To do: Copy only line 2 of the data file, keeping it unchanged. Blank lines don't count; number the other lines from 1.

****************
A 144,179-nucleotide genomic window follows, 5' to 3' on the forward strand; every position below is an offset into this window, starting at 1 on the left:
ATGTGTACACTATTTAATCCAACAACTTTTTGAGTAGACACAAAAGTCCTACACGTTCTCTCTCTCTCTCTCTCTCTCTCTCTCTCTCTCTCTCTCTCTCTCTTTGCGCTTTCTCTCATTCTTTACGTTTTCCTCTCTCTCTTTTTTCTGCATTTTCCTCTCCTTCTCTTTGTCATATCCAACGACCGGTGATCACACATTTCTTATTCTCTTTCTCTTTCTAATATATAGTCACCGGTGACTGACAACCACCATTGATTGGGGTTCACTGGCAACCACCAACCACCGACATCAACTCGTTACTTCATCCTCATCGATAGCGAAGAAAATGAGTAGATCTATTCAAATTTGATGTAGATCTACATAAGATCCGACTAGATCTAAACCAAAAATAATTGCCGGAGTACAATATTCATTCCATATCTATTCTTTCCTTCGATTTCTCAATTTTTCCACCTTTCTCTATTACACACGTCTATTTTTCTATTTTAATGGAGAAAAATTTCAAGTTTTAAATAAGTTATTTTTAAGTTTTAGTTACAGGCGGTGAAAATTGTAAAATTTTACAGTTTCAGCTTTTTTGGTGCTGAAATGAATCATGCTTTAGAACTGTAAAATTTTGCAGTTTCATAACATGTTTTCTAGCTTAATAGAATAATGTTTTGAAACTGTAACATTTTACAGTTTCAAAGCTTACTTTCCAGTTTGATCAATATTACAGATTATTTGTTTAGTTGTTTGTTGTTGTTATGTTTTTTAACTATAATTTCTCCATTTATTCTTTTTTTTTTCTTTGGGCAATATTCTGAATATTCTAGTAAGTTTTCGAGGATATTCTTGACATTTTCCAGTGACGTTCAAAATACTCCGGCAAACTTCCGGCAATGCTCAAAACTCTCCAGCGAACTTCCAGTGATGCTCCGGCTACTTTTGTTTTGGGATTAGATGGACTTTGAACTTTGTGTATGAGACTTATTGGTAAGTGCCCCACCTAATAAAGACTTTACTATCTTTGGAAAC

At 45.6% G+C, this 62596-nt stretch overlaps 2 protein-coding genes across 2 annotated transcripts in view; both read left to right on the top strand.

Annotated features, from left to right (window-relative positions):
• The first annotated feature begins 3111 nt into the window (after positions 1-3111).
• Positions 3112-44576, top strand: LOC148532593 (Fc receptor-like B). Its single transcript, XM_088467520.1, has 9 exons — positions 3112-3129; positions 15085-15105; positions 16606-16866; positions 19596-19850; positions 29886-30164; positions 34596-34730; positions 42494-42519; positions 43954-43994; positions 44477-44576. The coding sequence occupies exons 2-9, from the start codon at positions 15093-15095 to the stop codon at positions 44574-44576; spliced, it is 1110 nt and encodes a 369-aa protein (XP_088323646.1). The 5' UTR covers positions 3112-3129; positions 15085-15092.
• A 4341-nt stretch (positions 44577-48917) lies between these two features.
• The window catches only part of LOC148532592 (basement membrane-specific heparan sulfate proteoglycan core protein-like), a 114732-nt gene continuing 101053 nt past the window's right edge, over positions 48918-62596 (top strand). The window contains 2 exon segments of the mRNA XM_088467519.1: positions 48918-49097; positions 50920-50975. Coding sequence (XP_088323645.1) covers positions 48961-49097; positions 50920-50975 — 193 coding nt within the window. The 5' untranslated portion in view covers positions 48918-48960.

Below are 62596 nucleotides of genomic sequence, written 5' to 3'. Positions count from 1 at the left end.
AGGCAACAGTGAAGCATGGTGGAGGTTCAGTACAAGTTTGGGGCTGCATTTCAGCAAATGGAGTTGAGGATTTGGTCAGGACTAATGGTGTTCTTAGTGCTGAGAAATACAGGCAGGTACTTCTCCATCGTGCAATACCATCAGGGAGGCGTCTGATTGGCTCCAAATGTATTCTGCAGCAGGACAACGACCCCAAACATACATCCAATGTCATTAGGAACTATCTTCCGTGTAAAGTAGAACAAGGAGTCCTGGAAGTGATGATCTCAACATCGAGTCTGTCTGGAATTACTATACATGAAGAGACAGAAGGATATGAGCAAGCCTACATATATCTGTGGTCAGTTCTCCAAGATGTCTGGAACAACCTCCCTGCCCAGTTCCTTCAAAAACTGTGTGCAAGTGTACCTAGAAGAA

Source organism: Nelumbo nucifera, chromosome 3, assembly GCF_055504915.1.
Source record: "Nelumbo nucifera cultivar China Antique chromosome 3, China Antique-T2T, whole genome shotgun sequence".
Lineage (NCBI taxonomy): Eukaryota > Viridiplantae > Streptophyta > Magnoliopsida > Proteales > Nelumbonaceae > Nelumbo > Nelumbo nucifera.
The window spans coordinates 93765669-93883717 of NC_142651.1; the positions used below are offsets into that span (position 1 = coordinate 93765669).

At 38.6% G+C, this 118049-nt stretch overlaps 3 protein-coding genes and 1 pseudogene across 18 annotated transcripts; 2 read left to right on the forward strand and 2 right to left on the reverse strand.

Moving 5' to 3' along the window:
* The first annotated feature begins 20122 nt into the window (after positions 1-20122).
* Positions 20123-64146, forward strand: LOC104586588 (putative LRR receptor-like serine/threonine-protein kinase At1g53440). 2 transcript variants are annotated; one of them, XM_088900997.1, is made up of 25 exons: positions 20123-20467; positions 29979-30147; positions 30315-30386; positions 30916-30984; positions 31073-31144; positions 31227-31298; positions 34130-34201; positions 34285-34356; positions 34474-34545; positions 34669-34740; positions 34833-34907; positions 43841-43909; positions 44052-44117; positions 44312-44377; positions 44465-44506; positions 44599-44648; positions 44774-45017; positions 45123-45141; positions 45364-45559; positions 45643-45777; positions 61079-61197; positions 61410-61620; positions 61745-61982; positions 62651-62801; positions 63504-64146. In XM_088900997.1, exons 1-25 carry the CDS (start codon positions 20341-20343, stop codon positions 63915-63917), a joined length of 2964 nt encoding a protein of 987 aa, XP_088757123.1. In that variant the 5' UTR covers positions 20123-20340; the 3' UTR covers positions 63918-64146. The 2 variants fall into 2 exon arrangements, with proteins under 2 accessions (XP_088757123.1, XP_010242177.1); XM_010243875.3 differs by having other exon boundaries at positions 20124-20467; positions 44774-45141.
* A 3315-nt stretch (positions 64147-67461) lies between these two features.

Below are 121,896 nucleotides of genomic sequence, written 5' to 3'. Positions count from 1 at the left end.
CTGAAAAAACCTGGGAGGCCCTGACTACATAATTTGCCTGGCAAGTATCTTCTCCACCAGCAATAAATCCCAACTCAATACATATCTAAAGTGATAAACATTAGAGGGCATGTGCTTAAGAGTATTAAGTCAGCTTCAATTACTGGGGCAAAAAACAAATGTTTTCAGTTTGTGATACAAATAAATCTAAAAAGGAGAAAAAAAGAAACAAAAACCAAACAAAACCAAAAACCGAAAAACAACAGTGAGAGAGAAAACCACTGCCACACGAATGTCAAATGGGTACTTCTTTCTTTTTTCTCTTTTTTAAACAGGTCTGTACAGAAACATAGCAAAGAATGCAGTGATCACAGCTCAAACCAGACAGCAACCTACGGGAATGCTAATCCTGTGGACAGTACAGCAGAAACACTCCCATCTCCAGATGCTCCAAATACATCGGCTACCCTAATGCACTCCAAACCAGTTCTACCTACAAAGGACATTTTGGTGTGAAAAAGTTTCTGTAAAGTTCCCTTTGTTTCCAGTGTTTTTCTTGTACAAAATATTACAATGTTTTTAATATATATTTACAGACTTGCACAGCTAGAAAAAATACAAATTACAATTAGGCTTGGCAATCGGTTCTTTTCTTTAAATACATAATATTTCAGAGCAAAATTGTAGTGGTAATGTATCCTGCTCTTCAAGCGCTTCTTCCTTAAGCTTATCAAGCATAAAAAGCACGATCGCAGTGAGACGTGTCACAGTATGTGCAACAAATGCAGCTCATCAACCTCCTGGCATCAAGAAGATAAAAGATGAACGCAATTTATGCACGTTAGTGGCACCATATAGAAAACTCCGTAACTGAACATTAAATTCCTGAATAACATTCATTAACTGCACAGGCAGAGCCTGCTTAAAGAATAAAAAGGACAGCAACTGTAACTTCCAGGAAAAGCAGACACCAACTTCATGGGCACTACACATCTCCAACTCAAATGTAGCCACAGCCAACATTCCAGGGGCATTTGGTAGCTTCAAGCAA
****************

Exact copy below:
ATGTGTACACTATTTAATCCAACAACTTTTTGAGTAGACACAAAAGTCCTACACGTTCTCTCTCTCTCTCTCTCTCTCTCTCTCTCTCTCTCTCTCTCTCTCTTTGCGCTTTCTCTCATTCTTTACGTTTTCCTCTCTCTCTTTTTTCTGCATTTTCCTCTCCTTCTCTTTGTCATATCCAACGACCGGTGATCACACATTTCTTATTCTCTTTCTCTTTCTAATATATAGTCACCGGTGACTGACAACCACCATTGATTGGGGTTCACTGGCAACCACCAACCACCGACATCAACTCGTTACTTCATCCTCATCGATAGCGAAGAAAATGAGTAGATCTATTCAAATTTGATGTAGATCTACATAAGATCCGACTAGATCTAAACCAAAAATAATTGCCGGAGTACAATATTCATTCCATATCTATTCTTTCCTTCGATTTCTCAATTTTTCCACCTTTCTCTATTACACACGTCTATTTTTCTATTTTAATGGAGAAAAATTTCAAGTTTTAAATAAGTTATTTTTAAGTTTTAGTTACAGGCGGTGAAAATTGTAAAATTTTACAGTTTCAGCTTTTTTGGTGCTGAAATGAATCATGCTTTAGAACTGTAAAATTTTGCAGTTTCATAACATGTTTTCTAGCTTAATAGAATAATGTTTTGAAACTGTAACATTTTACAGTTTCAAAGCTTACTTTCCAGTTTGATCAATATTACAGATTATTTGTTTAGTTGTTTGTTGTTGTTATGTTTTTTAACTATAATTTCTCCATTTATTCTTTTTTTTTTCTTTGGGCAATATTCTGAATATTCTAGTAAGTTTTCGAGGATATTCTTGACATTTTCCAGTGACGTTCAAAATACTCCGGCAAACTTCCGGCAATGCTCAAAACTCTCCAGCGAACTTCCAGTGATGCTCCGGCTACTTTTGTTTTGGGATTAGATGGACTTTGAACTTTGTGTATGAGACTTATTGGTAAGTGCCCCACCTAATAAAGACTTTACTATCTTTGGAAAC